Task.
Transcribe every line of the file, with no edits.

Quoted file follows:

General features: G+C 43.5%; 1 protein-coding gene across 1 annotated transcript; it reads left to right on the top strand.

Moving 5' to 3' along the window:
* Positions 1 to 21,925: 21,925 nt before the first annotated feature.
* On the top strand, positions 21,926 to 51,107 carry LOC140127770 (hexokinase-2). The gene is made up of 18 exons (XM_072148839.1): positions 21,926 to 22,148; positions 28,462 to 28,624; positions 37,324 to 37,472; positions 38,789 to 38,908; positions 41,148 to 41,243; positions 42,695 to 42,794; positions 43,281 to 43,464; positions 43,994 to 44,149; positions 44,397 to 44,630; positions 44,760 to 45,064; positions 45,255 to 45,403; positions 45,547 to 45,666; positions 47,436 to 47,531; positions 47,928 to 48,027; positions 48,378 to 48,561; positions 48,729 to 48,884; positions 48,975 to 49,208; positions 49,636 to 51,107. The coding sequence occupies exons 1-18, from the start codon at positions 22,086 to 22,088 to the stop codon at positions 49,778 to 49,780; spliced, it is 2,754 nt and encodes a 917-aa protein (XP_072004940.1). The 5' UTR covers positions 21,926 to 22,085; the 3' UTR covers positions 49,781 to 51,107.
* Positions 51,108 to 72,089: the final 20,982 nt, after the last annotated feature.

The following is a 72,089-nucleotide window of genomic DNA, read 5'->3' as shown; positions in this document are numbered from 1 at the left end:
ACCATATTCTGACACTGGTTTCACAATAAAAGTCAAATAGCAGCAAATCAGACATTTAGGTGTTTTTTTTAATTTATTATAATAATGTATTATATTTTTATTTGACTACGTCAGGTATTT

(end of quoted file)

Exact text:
General features: G+C 43.5%; 1 protein-coding gene across 1 annotated transcript; it reads left to right on the top strand.

Moving 5' to 3' along the window:
* Positions 1 to 21,925: 21,925 nt before the first annotated feature.
* On the top strand, positions 21,926 to 51,107 carry LOC140127770 (hexokinase-2). The gene is made up of 18 exons (XM_072148839.1): positions 21,926 to 22,148; positions 28,462 to 28,624; positions 37,324 to 37,472; positions 38,789 to 38,908; positions 41,148 to 41,243; positions 42,695 to 42,794; positions 43,281 to 43,464; positions 43,994 to 44,149; positions 44,397 to 44,630; positions 44,760 to 45,064; positions 45,255 to 45,403; positions 45,547 to 45,666; positions 47,436 to 47,531; positions 47,928 to 48,027; positions 48,378 to 48,561; positions 48,729 to 48,884; positions 48,975 to 49,208; positions 49,636 to 51,107. The coding sequence occupies exons 1-18, from the start codon at positions 22,086 to 22,088 to the stop codon at positions 49,778 to 49,780; spliced, it is 2,754 nt and encodes a 917-aa protein (XP_072004940.1). The 5' UTR covers positions 21,926 to 22,085; the 3' UTR covers positions 49,781 to 51,107.
* Positions 51,108 to 72,089: the final 20,982 nt, after the last annotated feature.

The following is a 72,089-nucleotide window of genomic DNA, read 5'->3' as shown; positions in this document are numbered from 1 at the left end:
ACCATATTCTGACACTGGTTTCACAATAAAAGTCAAATAGCAGCAAATCAGACATTTAGGTGTTTTTTTTAATTTATTATAATAATGTATTATATTTTTATTTGACTACGTCAGGTATTT